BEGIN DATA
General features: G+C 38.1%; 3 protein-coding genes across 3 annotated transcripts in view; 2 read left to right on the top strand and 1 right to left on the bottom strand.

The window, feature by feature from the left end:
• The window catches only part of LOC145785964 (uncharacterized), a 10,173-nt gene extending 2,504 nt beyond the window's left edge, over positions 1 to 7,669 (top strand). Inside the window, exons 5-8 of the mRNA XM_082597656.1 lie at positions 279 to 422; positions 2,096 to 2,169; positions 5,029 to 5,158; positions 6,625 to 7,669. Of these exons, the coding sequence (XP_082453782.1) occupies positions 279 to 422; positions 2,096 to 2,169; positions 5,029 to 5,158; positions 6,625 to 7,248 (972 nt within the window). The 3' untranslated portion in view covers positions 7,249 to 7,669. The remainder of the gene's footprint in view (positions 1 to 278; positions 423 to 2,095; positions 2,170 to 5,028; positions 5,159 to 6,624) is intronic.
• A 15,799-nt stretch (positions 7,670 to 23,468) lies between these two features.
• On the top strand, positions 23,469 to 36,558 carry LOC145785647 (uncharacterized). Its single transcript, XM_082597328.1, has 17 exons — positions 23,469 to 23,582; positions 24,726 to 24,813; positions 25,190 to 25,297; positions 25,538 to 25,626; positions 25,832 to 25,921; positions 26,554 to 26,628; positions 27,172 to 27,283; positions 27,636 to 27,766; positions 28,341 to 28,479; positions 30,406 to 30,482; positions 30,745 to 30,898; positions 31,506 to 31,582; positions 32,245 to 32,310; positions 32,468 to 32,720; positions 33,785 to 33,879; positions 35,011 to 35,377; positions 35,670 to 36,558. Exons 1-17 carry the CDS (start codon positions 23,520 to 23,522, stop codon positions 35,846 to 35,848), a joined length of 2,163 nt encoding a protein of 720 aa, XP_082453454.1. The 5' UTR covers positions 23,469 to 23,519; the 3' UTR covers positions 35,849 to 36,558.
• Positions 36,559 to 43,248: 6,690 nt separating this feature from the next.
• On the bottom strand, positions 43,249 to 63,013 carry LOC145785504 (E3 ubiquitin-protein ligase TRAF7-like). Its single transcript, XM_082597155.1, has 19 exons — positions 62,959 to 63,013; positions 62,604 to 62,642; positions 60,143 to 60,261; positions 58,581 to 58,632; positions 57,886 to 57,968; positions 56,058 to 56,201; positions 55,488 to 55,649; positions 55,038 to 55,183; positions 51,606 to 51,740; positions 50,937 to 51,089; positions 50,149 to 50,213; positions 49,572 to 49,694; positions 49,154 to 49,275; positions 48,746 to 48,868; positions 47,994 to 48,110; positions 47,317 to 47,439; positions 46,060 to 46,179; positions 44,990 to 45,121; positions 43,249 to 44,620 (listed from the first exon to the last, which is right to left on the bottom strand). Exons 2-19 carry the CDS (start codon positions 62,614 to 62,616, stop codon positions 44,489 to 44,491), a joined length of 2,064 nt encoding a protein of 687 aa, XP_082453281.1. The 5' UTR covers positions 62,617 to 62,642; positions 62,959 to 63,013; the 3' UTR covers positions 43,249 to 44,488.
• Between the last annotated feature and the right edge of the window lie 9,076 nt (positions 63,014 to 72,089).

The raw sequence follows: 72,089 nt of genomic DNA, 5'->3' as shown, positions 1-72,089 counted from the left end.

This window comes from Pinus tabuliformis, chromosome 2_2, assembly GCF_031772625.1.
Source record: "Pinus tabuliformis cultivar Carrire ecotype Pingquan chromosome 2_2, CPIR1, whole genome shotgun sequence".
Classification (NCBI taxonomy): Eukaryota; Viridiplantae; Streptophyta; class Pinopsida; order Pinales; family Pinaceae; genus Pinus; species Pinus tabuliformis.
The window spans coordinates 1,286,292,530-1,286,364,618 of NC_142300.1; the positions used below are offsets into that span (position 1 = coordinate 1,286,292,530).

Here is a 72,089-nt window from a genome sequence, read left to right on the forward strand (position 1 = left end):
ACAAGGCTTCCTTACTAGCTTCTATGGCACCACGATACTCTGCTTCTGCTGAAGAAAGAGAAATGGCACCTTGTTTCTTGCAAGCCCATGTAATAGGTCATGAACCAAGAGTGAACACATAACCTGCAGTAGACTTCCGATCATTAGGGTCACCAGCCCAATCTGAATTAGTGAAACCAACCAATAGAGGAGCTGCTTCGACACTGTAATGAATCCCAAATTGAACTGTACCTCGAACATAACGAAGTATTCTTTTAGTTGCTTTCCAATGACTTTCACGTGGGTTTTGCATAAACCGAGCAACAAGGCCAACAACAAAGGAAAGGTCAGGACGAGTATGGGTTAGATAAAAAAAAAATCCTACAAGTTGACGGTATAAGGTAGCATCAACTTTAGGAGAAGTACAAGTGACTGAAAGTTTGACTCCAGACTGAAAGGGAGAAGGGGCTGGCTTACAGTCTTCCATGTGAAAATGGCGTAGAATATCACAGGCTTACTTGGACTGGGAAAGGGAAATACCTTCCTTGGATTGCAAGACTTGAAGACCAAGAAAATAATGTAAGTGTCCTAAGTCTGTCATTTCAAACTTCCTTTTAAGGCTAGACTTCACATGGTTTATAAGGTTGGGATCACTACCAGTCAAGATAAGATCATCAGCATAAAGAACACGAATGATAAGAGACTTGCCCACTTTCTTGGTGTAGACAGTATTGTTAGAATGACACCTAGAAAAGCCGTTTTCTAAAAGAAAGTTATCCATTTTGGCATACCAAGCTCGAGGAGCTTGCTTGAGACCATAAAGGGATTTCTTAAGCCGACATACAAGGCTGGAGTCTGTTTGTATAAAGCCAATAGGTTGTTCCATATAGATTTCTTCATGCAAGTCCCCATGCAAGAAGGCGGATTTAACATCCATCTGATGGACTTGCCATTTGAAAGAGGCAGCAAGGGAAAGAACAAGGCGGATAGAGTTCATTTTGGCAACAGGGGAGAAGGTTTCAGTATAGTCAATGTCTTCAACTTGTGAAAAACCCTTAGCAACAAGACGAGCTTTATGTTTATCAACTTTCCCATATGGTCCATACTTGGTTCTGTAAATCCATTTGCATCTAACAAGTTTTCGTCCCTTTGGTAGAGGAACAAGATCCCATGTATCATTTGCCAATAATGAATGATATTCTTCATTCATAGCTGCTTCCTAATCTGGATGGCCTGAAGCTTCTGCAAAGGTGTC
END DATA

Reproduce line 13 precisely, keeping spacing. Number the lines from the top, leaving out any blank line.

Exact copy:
The window spans coordinates 1,286,292,530-1,286,364,618 of NC_142300.1; the positions used below are offsets into that span (position 1 = coordinate 1,286,292,530).